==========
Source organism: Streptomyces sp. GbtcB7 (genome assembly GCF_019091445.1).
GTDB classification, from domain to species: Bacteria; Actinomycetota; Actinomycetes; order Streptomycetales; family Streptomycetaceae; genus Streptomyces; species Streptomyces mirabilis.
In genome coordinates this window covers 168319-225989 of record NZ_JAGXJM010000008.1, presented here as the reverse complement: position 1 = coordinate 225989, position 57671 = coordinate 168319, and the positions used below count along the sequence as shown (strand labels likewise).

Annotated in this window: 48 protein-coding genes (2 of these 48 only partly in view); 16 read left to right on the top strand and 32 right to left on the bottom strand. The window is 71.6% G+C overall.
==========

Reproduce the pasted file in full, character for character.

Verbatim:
Source organism: Streptomyces sp. GbtcB7 (genome assembly GCF_019091445.1).
GTDB classification, from domain to species: Bacteria; Actinomycetota; Actinomycetes; order Streptomycetales; family Streptomycetaceae; genus Streptomyces; species Streptomyces mirabilis.
In genome coordinates this window covers 168319-225989 of record NZ_JAGXJM010000008.1, presented here as the reverse complement: position 1 = coordinate 225989, position 57671 = coordinate 168319, and the positions used below count along the sequence as shown (strand labels likewise).

Annotated in this window: 48 protein-coding genes (2 of these 48 only partly in view); 16 read left to right on the top strand and 32 right to left on the bottom strand. The window is 71.6% G+C overall.